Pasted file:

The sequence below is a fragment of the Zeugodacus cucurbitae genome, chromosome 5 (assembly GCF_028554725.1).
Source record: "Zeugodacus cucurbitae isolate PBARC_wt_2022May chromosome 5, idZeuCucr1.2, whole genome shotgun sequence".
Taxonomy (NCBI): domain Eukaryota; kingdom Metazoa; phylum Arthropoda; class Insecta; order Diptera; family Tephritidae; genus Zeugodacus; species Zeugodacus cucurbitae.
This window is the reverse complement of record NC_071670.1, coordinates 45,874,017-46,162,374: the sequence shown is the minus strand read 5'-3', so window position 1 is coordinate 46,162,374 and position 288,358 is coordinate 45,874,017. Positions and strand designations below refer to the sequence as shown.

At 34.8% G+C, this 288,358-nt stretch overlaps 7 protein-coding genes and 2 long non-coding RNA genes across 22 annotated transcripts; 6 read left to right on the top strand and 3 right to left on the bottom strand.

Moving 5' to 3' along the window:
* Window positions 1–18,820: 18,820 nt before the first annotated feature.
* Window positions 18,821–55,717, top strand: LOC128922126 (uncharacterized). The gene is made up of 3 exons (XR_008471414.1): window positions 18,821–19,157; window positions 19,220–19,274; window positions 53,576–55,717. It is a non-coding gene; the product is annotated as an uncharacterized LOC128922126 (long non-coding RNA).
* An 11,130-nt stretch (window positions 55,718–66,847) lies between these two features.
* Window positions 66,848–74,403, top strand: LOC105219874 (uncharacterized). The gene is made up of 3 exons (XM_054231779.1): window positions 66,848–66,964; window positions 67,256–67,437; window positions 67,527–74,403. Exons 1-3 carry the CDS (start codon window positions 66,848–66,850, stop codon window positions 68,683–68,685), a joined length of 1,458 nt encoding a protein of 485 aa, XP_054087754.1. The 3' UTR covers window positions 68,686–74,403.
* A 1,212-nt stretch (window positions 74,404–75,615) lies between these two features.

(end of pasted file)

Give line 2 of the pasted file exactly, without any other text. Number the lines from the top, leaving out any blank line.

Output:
Source record: "Zeugodacus cucurbitae isolate PBARC_wt_2022May chromosome 5, idZeuCucr1.2, whole genome shotgun sequence".